Last year, we talked about the design of Stefano Boeri’s vision of a “bosco verticale.” The design for this building calls for installing forests on and throughout a skyscraper. Despite the unique challenges of this ambitious objective, his plan is actually becoming a reality.

“You can begin to imagine relaxing high up above the city amongst the dappled sunlight breaking through the leaves, breathing the fresh air, filtered by the forest microclimate, deep into your lungs,” Inhabitant contributor Liz Eve wrote.

Boeri’s project is well underway. Scaffolding on the entire 26-story building is already dismantled, selections of the plants and trees have been chosen, and photographs of the project itself are readily available on Inhabitant. Although construction is not completed until this spring or summer, expect this skyscraper in Milan, Italy to have at least a LEED Gold Certification.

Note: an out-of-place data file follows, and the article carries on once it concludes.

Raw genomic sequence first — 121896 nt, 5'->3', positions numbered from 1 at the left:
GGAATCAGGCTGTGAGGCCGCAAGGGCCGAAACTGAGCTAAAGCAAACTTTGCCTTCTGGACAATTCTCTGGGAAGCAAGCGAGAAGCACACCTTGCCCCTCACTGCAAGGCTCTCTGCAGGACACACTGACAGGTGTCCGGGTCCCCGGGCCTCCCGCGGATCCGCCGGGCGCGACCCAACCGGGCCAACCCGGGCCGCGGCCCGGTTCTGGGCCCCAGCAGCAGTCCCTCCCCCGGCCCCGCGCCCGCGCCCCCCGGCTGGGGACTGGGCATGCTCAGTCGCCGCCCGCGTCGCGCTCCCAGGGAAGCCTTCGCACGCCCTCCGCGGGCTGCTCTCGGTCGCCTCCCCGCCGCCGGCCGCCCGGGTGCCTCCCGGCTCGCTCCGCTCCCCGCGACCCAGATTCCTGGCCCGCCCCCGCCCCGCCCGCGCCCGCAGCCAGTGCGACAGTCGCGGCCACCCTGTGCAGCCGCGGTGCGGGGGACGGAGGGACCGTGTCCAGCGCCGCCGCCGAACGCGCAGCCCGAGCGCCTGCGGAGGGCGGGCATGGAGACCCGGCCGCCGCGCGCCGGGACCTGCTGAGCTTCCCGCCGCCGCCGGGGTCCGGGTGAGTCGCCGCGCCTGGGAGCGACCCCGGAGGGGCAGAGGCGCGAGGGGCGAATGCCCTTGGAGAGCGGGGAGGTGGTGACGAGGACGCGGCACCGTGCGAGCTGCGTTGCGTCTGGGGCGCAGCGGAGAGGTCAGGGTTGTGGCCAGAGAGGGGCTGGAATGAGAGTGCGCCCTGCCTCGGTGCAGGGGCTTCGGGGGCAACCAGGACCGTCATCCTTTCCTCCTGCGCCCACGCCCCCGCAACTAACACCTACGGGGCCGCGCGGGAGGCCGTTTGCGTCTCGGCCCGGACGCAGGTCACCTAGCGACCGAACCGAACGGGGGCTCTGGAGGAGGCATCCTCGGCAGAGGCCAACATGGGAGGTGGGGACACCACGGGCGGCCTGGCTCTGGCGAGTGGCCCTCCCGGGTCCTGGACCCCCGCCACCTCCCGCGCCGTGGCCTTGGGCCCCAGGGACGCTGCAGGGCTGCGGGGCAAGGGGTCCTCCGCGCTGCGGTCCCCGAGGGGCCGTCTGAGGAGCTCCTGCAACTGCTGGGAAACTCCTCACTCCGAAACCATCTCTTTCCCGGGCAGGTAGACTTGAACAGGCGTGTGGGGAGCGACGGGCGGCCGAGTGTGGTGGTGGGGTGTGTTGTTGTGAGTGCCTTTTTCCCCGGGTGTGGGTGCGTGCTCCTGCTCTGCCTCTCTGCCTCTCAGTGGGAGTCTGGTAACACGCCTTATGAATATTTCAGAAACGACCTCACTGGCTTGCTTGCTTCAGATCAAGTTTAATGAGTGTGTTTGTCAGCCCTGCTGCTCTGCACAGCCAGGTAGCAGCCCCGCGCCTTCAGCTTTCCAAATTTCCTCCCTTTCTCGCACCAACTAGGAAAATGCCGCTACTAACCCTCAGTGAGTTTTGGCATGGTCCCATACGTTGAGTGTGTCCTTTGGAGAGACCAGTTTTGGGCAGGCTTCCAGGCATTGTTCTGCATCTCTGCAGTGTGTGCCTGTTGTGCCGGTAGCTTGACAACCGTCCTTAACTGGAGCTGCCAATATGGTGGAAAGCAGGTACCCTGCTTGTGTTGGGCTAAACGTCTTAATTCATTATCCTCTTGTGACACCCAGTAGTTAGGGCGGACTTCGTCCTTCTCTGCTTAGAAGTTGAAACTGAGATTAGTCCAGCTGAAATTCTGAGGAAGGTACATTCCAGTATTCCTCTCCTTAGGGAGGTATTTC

Additional green recycling initiatives for the apartment complex include solar panels for the vegetation and repurposing gray water for these plants. Concerns over the longevity of these greens are at hand, but a local maintenance company helped Boeri Studios choose shrubbery that could withstand higher elevation and a dynamic climate.

Moving to Italy to live in one of these 65 50,000 square meter spaces may not be ideal for some businesses, but there are other ways to reinforce an eco-friendly working environment. Instead of finding a way to make a garden outside of your home office, why not update the office with quality office furniture?

Lightly used commercial furnishings can be an excellent addition to a work environment, and it doesn’t have to cost organizations thousands of dollars. This is an affordable alternative that also helps the environment.